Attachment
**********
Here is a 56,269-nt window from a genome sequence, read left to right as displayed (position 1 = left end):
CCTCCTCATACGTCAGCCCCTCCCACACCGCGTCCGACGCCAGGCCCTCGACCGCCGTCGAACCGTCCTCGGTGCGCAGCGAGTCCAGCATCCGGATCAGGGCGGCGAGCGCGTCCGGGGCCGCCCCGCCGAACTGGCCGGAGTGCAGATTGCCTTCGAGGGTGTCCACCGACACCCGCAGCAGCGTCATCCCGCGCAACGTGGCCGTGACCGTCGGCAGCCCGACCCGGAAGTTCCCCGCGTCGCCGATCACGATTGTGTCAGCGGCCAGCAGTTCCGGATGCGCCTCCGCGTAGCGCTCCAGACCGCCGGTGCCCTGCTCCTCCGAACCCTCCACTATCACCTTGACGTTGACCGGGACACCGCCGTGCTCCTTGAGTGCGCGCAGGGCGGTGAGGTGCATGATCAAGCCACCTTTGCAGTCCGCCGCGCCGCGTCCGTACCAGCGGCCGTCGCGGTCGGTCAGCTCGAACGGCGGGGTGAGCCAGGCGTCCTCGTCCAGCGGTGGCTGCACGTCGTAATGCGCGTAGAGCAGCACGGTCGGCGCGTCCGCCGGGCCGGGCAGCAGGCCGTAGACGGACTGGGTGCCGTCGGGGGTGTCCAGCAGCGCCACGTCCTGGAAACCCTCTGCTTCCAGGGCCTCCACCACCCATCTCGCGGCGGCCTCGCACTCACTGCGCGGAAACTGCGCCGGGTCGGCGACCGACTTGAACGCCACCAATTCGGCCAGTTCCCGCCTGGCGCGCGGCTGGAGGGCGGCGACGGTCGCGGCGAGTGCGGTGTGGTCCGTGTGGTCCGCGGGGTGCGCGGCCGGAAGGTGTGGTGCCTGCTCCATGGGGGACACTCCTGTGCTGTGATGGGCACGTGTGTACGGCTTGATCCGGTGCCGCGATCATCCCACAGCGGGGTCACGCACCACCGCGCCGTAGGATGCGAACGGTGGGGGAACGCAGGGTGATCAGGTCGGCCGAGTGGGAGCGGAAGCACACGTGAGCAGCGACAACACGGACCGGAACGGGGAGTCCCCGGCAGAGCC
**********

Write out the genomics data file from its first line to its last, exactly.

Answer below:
Here is a 56,269-nt window from a genome sequence, read left to right as displayed (position 1 = left end):
CCTCCTCATACGTCAGCCCCTCCCACACCGCGTCCGACGCCAGGCCCTCGACCGCCGTCGAACCGTCCTCGGTGCGCAGCGAGTCCAGCATCCGGATCAGGGCGGCGAGCGCGTCCGGGGCCGCCCCGCCGAACTGGCCGGAGTGCAGATTGCCTTCGAGGGTGTCCACCGACACCCGCAGCAGCGTCATCCCGCGCAACGTGGCCGTGACCGTCGGCAGCCCGACCCGGAAGTTCCCCGCGTCGCCGATCACGATTGTGTCAGCGGCCAGCAGTTCCGGATGCGCCTCCGCGTAGCGCTCCAGACCGCCGGTGCCCTGCTCCTCCGAACCCTCCACTATCACCTTGACGTTGACCGGGACACCGCCGTGCTCCTTGAGTGCGCGCAGGGCGGTGAGGTGCATGATCAAGCCACCTTTGCAGTCCGCCGCGCCGCGTCCGTACCAGCGGCCGTCGCGGTCGGTCAGCTCGAACGGCGGGGTGAGCCAGGCGTCCTCGTCCAGCGGTGGCTGCACGTCGTAATGCGCGTAGAGCAGCACGGTCGGCGCGTCCGCCGGGCCGGGCAGCAGGCCGTAGACGGACTGGGTGCCGTCGGGGGTGTCCAGCAGCGCCACGTCCTGGAAACCCTCTGCTTCCAGGGCCTCCACCACCCATCTCGCGGCGGCCTCGCACTCACTGCGCGGAAACTGCGCCGGGTCGGCGACCGACTTGAACGCCACCAATTCGGCCAGTTCCCGCCTGGCGCGCGGCTGGAGGGCGGCGACGGTCGCGGCGAGTGCGGTGTGGTCCGTGTGGTCCGCGGGGTGCGCGGCCGGAAGGTGTGGTGCCTGCTCCATGGGGGACACTCCTGTGCTGTGATGGGCACGTGTGTACGGCTTGATCCGGTGCCGCGATCATCCCACAGCGGGGTCACGCACCACCGCGCCGTAGGATGCGAACGGTGGGGGAACGCAGGGTGATCAGGTCGGCCGAGTGGGAGCGGAAGCACACGTGAGCAGCGACAACACGGACCGGAACGGGGAGTCCCCGGCAGAGCC